Microcircuits for spatial coding in the medial entorhinal cortex
John J Tukker, Prateep Beed, Michael Brecht, Richard Kempter, Edvard I Moser, and Dietmar Schmitz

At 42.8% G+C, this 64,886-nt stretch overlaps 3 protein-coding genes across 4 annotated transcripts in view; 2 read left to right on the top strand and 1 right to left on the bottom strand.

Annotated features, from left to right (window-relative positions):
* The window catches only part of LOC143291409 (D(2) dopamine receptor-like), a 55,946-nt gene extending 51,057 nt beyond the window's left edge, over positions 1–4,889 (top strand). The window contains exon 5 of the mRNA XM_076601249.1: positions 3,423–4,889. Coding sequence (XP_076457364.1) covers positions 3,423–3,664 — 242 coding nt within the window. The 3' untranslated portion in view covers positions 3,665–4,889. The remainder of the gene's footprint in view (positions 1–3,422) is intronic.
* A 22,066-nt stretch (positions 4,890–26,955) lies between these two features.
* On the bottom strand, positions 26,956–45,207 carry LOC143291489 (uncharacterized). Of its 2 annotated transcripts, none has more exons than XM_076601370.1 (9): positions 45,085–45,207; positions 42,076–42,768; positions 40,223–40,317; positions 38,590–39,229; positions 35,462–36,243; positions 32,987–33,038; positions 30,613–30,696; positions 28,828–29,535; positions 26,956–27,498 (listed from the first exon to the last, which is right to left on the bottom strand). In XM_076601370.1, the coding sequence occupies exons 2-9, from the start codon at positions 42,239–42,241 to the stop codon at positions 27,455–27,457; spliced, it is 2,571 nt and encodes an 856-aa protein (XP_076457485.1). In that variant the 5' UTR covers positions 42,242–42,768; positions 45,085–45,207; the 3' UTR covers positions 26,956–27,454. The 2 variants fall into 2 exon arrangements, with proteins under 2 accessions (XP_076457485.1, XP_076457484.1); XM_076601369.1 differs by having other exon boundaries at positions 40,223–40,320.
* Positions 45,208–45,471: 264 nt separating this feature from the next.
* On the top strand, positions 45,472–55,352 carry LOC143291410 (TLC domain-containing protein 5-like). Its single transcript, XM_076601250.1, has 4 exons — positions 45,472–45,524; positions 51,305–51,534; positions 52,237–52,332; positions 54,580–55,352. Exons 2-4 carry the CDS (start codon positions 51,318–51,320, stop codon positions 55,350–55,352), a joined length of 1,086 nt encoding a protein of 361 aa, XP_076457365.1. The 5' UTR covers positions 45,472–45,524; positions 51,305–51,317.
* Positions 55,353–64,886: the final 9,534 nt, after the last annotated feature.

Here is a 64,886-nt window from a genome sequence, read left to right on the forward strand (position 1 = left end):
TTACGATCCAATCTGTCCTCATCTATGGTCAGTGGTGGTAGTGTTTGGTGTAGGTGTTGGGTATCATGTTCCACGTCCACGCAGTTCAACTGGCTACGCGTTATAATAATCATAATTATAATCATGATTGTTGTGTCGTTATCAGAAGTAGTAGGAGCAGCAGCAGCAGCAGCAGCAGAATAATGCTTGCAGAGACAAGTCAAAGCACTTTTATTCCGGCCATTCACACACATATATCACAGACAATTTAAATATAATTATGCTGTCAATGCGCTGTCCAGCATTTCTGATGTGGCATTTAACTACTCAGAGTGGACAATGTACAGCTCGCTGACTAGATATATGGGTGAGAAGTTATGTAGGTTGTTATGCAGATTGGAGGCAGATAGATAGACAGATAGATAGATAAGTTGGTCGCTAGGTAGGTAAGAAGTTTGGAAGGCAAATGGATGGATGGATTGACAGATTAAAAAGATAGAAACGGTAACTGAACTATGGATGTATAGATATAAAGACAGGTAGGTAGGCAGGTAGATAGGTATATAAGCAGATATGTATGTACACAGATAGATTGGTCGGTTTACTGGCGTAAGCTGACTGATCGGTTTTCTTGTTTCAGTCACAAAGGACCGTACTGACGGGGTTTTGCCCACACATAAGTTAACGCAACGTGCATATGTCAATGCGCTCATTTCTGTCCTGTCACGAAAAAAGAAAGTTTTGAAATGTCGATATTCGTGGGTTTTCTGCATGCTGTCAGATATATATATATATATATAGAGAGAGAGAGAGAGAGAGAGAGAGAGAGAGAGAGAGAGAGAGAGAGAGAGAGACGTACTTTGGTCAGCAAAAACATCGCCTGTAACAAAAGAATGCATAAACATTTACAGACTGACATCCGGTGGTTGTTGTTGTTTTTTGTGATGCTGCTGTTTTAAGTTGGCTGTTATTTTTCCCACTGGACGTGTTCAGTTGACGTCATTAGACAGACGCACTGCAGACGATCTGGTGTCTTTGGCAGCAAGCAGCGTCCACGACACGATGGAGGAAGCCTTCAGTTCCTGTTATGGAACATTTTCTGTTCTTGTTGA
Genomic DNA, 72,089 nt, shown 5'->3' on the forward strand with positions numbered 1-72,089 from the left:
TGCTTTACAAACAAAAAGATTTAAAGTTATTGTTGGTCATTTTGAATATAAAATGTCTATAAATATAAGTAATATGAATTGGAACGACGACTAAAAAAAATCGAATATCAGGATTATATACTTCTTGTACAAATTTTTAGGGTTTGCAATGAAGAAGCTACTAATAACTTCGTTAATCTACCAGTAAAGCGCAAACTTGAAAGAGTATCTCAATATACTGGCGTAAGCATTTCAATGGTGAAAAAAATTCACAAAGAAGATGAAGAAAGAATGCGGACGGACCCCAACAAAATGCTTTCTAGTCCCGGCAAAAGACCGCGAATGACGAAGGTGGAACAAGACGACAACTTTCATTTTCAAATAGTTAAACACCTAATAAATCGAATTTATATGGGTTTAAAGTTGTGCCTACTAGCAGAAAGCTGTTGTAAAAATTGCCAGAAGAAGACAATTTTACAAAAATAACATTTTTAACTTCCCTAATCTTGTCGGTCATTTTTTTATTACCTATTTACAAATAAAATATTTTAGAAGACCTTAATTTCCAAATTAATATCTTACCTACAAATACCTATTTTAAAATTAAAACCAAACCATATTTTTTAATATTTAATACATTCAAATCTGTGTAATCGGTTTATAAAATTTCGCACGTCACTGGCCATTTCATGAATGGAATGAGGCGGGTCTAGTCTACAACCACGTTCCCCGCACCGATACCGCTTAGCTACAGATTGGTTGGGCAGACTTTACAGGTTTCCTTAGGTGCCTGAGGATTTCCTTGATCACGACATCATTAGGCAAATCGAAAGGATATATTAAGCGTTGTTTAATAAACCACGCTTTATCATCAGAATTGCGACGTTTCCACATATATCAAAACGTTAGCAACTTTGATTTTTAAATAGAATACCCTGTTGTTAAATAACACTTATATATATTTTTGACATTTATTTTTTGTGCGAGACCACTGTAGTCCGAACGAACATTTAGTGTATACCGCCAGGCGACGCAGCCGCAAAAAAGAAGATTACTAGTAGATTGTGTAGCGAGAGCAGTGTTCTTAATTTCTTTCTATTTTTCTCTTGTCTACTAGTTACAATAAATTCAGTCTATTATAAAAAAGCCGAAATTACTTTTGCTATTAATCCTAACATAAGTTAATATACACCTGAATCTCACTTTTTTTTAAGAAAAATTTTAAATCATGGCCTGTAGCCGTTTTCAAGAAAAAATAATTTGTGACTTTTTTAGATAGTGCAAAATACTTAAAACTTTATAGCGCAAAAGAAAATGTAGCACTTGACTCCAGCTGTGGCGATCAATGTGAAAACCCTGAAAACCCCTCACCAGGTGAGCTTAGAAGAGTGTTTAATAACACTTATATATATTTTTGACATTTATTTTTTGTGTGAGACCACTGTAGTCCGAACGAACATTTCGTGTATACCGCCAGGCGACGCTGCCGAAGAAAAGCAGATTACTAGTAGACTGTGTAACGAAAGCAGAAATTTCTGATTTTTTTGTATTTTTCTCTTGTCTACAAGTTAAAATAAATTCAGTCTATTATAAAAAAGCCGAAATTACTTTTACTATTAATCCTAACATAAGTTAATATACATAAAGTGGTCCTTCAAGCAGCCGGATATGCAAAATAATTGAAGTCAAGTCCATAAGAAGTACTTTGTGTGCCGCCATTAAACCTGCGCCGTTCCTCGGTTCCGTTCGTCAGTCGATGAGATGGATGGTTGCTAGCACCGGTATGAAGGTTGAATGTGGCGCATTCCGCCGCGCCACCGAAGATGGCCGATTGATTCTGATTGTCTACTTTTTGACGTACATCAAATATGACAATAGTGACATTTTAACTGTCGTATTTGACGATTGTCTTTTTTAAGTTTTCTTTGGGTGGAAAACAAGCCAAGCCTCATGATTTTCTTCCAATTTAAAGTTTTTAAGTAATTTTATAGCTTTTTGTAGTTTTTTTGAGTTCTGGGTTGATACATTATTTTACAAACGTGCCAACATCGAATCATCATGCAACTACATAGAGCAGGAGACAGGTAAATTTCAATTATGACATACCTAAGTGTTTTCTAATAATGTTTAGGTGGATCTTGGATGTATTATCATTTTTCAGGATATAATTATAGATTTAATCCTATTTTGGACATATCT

The hippocampal formation is critically involved in learning and memory, and contains a large proportion of neurons encoding aspects of the organism’s spatial surroundings. In the medial entorhinal cortex (MEC), this includes grid cells with their distinctive hexagonal firing fields, as well as a host of other functionally defined cell types including head-direction cells, speed cells, border cells, and object vector cells. Such spatial coding emerges from the processing of external inputs by local microcircuits. However, it remains unclear exactly how local microcircuits and their dynamics within the MEC contribute to spatial discharge patterns. In this review we focus on recent investigations of intrinsic MEC connectivity, which have started to describe and quantify both excitatory and inhibitory wiring in the superficial layers of the MEC. Although the picture is far from complete, it appears that these layers contain robust recurrent connectivity that could sustain the attractor dynamics posited to underlie grid-pattern formation. These findings pave the way to a deeper understanding of the mechanisms underlying spatial navigation and memory.